How Do Compost Bins Work?


Compost bins hold organic matter while it is being broken down by microbes or worms. Having the material under controlled conditions while it undergoes decomposition allows you to manipulate the speed at which the items break down. You control the contents, so you can eliminate odors and add greater air flow, moisture, or green and brown materials as needed. Green materials are nitrogen-rich items like grass clippings, healthy plant waste (not pernicious weeds or diseased plants), and fruit and vegetable scraps. Brown materials provide carbon, an energy source for the microbes. These are usually dried plant matter like hay or straw, but can also include paper and cardboard, coffee grounds, leaves, branches or twigs. These work together with green materials to assure the health of the bin. A balance of materials is important in order to create passageways which allow air to circulate, to prevent odors and to prevent green items from clumping together, slowing the process. Finding the right balance may take several tries as you experiment to achieve the best mix for your combination of materials and conditions. To begin, try a 3 to 1 ratio of brown matter to green matter.


Hot composting is aerobic, meaning that the microorganisms that keep the process moving require air. Anaerobic composting relies upon microbes which do not need air. This version can generate unwanted odors and--since it does not achieve the internal temperatures of an aerobic compost bin--parasites or pathogens may survive. Aerobic compost piles release heat as a byproduct of the decomposition process. Cold composting also works, but the process is far slower. Vermicomposting, where worms are used to help break down the organic materials, operates at lower temperatures. It is an efficient method of creating compost, but requires more maintenance than a bin relying on microbes alone.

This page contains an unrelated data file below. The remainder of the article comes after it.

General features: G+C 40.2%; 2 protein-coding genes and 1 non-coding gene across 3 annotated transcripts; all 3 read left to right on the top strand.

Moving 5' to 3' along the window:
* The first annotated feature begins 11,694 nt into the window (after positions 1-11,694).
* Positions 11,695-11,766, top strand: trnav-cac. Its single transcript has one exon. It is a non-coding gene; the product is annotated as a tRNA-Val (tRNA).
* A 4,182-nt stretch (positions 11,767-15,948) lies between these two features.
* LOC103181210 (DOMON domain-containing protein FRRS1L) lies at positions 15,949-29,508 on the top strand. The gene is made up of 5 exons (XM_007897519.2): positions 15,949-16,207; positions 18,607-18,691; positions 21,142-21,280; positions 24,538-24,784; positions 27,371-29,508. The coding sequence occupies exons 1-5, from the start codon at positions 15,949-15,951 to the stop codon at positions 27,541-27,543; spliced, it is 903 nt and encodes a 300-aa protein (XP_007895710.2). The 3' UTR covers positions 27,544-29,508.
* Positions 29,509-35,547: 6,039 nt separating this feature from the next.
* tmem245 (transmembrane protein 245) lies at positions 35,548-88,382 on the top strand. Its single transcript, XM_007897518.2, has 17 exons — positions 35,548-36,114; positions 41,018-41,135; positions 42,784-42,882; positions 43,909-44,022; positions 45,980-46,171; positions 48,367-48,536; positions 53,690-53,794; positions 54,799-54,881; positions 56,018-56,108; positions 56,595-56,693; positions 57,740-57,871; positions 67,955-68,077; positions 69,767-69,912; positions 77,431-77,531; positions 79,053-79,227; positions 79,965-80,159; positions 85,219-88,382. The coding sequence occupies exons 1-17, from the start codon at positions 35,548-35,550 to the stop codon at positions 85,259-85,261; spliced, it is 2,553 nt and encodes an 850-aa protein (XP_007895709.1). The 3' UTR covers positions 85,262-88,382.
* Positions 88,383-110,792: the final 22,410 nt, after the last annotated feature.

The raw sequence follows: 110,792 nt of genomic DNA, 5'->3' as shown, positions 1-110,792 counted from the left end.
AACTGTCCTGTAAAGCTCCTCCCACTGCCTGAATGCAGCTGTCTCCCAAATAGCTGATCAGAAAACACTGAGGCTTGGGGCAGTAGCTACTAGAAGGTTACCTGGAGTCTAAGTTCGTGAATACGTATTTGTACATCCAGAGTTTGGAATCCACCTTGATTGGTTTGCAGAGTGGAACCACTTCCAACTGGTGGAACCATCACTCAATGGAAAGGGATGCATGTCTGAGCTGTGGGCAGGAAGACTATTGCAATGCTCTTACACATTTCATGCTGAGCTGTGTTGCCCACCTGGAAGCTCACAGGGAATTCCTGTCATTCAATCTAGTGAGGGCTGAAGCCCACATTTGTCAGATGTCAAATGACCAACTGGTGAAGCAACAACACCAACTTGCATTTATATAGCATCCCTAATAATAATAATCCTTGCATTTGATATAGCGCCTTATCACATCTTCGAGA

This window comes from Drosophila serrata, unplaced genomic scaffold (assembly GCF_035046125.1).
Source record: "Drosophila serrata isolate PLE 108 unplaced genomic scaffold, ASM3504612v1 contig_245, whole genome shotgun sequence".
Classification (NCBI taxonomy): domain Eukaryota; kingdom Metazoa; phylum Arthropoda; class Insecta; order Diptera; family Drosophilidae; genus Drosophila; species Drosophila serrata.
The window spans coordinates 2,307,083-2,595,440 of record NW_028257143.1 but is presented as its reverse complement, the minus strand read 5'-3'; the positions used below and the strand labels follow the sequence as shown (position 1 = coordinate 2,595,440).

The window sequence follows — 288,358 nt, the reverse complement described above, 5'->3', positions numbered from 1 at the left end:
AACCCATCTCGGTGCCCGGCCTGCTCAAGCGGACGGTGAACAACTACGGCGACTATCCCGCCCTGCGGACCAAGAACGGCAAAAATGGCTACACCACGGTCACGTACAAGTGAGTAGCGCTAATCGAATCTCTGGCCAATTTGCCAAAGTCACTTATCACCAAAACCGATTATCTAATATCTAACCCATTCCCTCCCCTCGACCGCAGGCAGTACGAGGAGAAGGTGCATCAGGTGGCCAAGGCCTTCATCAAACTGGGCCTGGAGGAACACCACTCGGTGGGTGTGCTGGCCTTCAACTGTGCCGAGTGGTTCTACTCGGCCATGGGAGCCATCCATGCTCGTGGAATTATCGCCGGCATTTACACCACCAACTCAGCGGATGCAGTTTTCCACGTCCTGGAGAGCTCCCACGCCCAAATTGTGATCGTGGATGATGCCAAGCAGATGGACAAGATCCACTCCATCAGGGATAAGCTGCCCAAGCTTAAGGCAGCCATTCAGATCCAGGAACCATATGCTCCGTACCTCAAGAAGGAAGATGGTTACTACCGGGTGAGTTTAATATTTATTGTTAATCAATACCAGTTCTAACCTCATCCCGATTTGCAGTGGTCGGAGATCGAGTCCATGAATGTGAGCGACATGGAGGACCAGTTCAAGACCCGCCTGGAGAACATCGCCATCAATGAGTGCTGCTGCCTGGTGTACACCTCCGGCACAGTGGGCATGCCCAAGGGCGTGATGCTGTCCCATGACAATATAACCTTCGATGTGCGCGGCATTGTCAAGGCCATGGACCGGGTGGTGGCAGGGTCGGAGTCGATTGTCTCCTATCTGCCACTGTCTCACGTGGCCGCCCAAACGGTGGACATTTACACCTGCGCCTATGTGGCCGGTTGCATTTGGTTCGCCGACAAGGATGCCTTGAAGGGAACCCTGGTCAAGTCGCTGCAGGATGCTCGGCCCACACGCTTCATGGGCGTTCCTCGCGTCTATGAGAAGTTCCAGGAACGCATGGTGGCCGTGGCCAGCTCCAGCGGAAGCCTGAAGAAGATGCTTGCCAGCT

Human Intervention

For a hot pile to work well, 1 to 3 cubic feet of material is best. If you have multiple bins, you can allow one pile to decompose as you gather new waste material in a second or third bin. Keep the browns and greens separate until you are ready to build the pile. Layer the materials inside. Add water until everything is damp, but not soaking wet. This is easiest to achieve if you spray each layer as you add it, rather than trying to moisten the full pile all at once. Adding a top to the bin is optional. Closed compost bins help keep insects and animals out. Compost needs to be stirred to help distribute the materials, to rotate them into and out of the hot core. This brings air to the microorganisms, keeping them alive and active. Bins should be turned about every two weeks. For a more specific time and faster composting, the internal temperature must be monitored.

Keywords: compost bins, compost pile, green matter

About this Author

Alice Moon is a freelance writer with more than 10 years of experience. She was chosen as a Smithsonian Institute intern, working for the National Zoo in Washington, D.C., and has traveled throughout Asia. Moon holds a Bachelor of Science in political science from Ball State University.